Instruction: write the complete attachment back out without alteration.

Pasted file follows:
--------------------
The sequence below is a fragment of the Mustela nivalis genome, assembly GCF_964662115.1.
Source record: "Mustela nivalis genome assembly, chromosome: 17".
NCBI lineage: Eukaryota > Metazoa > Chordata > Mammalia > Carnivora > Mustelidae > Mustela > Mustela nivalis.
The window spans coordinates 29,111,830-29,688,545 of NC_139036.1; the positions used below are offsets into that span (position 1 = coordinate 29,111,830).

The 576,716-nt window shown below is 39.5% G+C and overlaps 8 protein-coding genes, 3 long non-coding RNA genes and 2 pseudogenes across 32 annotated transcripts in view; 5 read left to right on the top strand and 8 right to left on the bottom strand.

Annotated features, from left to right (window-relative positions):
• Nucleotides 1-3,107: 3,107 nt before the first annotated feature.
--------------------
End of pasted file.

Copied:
The sequence below is a fragment of the Mustela nivalis genome, assembly GCF_964662115.1.
Source record: "Mustela nivalis genome assembly, chromosome: 17".
NCBI lineage: Eukaryota > Metazoa > Chordata > Mammalia > Carnivora > Mustelidae > Mustela > Mustela nivalis.
The window spans coordinates 29,111,830-29,688,545 of NC_139036.1; the positions used below are offsets into that span (position 1 = coordinate 29,111,830).

The 576,716-nt window shown below is 39.5% G+C and overlaps 8 protein-coding genes, 3 long non-coding RNA genes and 2 pseudogenes across 32 annotated transcripts in view; 5 read left to right on the top strand and 8 right to left on the bottom strand.

Annotated features, from left to right (window-relative positions):
• Nucleotides 1-3,107: 3,107 nt before the first annotated feature.